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Time to Employ an Office Seating Manager?

Mobile payments firm Square has one, in a bid to increase collaboration and spread the good vibes that high performers seem to generate

Over the past year, multiple studies have observed that employees who work in close proximity to high performers tend to do a better job themselves, generating a lot of interest in the concept of “strategic seating,” or maximizing performance and collaboration merely by rearranging employees’ desks. It’s also one of many attempts by companies to help employees adjust to a new work environment.

This notion has led the mobile payment company Square to post a job listing for a “capacity coordinator” for whom workplace seating management” will be a full-time job, according to Quartz. The piece quotes the job description in saying the role is, “equal parts project manager, data analyst, and relationship builder.”

And, as Quartz points out, “Square, which did not immediately respond to a request for comment on this story, will be far from the first company to agonize over the optimal placement of its employees (and managing a large seating chart can be a thorny challenge, as anyone who has planned a wedding can attest). But it may be one of the first to need a full-time worker to tell people where to sit.”

Lessons in Company Culture

This role may look silly at first glance, but there seems to be a valuable lesson here about how Square is approaching the development of its organizational culture.

Most companies look to the symbols of a more innovative culture — such as free lunch or an open-plan office – to encourage collaboration, and conclude that putting these in place will automatically create the culture they’re looking for. However, cultural symbols derive their power from the ingrained behaviors and mindsets that they represent. That’s why they’re symbols: only when they’re taken away can they fully be appreciated as having worked or not.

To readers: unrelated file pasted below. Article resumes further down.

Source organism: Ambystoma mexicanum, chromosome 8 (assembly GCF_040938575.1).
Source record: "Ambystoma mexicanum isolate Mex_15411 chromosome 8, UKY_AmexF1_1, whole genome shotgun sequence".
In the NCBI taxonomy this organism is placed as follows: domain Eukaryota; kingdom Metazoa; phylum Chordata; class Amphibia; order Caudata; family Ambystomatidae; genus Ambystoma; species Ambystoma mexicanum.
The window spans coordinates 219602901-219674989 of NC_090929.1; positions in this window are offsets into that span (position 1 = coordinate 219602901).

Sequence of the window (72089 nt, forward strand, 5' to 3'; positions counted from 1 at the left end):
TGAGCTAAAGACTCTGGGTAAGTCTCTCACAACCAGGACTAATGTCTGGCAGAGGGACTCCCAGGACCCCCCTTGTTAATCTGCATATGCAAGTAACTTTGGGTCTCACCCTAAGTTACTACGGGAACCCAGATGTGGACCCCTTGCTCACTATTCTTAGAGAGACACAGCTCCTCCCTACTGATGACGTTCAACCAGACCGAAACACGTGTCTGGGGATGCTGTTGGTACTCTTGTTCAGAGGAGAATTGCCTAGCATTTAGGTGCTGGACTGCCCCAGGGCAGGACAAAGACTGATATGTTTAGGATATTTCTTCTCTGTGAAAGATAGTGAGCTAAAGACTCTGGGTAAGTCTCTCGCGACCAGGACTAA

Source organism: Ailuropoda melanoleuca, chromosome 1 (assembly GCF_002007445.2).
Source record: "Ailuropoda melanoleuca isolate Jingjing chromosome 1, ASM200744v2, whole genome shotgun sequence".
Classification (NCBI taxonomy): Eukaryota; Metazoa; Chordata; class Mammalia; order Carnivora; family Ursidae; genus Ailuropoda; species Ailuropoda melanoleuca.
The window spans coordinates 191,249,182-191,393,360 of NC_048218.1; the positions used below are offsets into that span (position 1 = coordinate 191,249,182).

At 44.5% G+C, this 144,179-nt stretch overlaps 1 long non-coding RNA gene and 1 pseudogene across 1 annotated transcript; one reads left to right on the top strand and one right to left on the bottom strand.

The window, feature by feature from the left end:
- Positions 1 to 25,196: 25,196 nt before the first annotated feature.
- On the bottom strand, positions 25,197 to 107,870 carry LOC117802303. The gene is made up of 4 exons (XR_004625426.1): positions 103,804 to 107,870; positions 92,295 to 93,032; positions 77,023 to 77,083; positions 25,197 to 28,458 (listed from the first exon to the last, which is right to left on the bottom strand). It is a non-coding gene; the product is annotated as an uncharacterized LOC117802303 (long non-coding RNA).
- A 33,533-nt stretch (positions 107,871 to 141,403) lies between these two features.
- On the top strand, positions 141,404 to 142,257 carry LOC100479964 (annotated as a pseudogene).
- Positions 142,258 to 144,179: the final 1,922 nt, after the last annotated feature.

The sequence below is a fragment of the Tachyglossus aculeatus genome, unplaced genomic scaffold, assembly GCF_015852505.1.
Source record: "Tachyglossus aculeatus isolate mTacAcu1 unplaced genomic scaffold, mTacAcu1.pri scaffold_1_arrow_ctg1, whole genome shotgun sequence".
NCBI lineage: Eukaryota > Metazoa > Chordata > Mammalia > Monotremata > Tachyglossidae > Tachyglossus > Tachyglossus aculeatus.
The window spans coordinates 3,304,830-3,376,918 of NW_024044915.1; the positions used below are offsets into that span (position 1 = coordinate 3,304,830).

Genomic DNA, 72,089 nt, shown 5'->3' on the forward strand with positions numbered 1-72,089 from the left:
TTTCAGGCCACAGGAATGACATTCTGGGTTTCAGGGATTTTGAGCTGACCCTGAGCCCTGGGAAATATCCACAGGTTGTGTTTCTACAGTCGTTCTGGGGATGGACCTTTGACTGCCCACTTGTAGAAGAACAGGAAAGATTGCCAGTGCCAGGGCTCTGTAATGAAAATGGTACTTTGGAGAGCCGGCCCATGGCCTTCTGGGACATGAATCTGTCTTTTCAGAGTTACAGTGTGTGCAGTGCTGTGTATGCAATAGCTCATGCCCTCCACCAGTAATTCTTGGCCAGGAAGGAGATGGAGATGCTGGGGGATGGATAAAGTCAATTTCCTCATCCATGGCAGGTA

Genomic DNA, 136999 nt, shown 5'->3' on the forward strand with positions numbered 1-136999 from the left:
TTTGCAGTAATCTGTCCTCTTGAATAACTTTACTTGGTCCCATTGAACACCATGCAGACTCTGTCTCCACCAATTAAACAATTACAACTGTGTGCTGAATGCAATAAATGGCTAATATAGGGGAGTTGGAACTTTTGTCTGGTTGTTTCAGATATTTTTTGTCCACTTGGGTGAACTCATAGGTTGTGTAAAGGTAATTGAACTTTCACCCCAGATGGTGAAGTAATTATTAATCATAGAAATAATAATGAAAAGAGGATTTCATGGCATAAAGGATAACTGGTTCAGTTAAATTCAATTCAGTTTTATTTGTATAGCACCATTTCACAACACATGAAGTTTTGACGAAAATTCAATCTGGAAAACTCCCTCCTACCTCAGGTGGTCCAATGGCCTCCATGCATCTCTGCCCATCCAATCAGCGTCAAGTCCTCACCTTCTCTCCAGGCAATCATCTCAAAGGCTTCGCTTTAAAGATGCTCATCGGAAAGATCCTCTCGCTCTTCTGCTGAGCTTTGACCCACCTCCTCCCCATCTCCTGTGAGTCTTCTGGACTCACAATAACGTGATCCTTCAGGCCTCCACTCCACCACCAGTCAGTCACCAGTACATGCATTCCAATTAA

This is what makes Square’s approach so interesting. The company is actively managing the symbolism of the office floor plan and now even using the floor plan as an active management tool to foster certain behaviors. It’ll be fascinating to see the results. Here’s to their success.

 

More On…

  • Leadership & Professional Development

    Learn more about how the whole nature of work is changing, and how companies and their employees should respond.

  • CEB Talent Daily

    This post was originally published on CEB Talent Daily, a provider of daily news and analysis on the world of talent management.

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